CEO Stories: Designing Powerful and Engaging Events
Jennifer Collins, author of Events Spark Change and owner of event planning business JDC Events, talks about what she learned on her journey from organizing family reunions to becoming a professional event planner.
FISH OR CUT BAIT
After doing event planning on a part-time basis while working in public relations, Collins decided she needed either to devote herself to the business full time or leave it behind. She chose the former, but her timing was less than auspicious: just two weeks before 9/11. The hospitality and travel industries, which fuel event planning, ground to a halt. Determined to make the business work, she rebuilt it slowly over the next few years, getting her big break when she answered an ad to be a D.C.-based event planner for UC Davis’s Cocoa Symposium, in partnership with candy company Mars.
PEOPLE AND PURPOSE
To Collins, the logistics of event planning aren’t nearly as complex or as interesting as the idea of bringing people together for a shared purpose and the challenge of helping to create change. She learned to think of events in very business-like terms: to be successful they needed a mission statement, measurable goals, and to be able to meet the needs of the various stakeholders. She also developed the SPARK model – Sensory; Purpose; Activations; Resources; Know-how – as a reminder of the critical elements for creating connections among people and making an event memorable and impactful.
This Is Capitalism: Jennifer Collins
RH: Jennifer Collins, on the Campus of American University in Washington DC, I want to understand as you explained to some degree in your book, Events Spark Change, the journey that brought you to being an event planner.
JC: I was doing events for my family, family reunions, And I felt that it was something that I was good at, at that time.
RH: Okay, so tell me a little bit about your family, the size, and where you would hold these family reunions.
JC: So, my family. We have about a hundred people that normally attended my family reunions on my mom’s side. And we would hold them in all sorts of different locations, Boston, Atlanta, Cincinnati, Washington D.C., Philly, all sorts of locations where there were a majority of family. But then we just started going to places we wanted to go to.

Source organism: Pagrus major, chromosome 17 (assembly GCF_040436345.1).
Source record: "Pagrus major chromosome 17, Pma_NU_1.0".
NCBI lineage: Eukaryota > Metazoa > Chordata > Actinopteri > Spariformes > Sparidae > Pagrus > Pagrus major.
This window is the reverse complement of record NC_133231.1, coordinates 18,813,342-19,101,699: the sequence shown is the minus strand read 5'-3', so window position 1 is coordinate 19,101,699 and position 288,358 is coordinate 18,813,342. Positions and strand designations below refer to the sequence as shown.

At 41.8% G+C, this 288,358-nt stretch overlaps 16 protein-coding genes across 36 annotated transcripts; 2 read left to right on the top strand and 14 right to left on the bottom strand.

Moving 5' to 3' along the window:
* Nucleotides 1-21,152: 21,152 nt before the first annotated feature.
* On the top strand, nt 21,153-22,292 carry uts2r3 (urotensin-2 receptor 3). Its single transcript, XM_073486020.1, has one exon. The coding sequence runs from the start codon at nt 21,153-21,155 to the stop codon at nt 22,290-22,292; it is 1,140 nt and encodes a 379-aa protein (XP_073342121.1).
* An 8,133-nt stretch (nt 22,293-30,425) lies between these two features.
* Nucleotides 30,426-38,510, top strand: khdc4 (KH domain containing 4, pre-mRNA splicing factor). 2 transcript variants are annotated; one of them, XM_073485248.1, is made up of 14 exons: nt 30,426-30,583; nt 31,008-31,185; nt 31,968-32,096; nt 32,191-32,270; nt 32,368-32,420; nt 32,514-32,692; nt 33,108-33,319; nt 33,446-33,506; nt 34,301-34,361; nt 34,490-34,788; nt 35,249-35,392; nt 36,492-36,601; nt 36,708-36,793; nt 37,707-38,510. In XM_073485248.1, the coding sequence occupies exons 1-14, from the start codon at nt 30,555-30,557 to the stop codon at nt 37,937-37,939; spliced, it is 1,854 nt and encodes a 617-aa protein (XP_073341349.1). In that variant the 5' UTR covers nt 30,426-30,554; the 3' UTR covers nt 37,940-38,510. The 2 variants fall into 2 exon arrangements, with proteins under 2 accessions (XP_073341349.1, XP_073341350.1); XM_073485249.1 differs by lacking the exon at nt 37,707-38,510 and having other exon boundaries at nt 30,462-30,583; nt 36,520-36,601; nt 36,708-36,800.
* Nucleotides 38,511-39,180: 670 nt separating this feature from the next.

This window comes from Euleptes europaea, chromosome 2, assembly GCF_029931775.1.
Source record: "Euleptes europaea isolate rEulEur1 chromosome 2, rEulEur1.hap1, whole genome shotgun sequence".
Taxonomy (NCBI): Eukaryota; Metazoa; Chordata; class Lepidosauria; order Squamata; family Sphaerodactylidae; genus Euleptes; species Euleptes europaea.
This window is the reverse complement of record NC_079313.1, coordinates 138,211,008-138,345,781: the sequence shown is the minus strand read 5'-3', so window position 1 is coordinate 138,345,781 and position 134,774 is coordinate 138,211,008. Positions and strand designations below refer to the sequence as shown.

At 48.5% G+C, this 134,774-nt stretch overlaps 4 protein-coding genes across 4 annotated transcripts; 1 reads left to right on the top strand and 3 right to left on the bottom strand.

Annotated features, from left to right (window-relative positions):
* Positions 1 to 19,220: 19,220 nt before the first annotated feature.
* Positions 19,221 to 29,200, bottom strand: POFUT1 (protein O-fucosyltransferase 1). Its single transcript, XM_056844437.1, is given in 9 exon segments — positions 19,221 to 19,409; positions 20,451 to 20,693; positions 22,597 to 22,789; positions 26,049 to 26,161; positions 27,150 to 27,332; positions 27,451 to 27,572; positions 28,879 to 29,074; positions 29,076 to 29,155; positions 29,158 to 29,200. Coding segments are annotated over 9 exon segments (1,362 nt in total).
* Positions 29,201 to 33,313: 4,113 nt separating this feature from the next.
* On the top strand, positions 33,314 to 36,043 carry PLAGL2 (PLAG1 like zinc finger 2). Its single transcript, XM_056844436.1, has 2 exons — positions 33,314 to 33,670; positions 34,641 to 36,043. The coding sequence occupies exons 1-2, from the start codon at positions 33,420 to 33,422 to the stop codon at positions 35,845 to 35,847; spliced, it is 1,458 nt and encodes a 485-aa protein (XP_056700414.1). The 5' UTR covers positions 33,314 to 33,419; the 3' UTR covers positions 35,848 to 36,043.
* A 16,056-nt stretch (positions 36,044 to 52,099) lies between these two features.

And from that experience, I was really able to see that I really loved the affect that the reunion had on the family. It was just so joyful, it was just so much of a connection, and that people really walked away feeling as though they were really just able to bond deeper on another level. And that is what really sparked my thought process of “I really like to do events. Maybe I might even be good at it.” So that’s sort of what happened there.
RH: And by this point you were a professional in public relations, right?
JC: I was in college at the time here, at American University. And then, when I graduated, I got jobs within several public relations firms here in D.C. and so that’s really when it started. But really, the birth of it was when I was in school.
RH: Well, how young were you when you did your first event-planning job for the family?
JC: I think I was either 19 or 20, somewhere around there. So it had to have been around my sophomore year at AU.
RH: Had someone in the family done these things before you?
JC: They had. My grandmother was very involved with her brothers and sisters and managing it. And so we had a contingency. My grandmother’s from Atlanta. And so the majority of the family were from there and that’s really where we started to have them. And her brothers and sisters were those that started to really get it going initially. And then we found that, you know, I had a feeling of being able to do it as well, and so that’s when I started getting involved in the process.
RH: Did you learn a lot of lessons from her, did she take you under her wing to do this?
JC: I think really what my grandmother did for me was she really instilled the importance of family. And so there might have been other hands that were in the pot that were all helping to bring this about.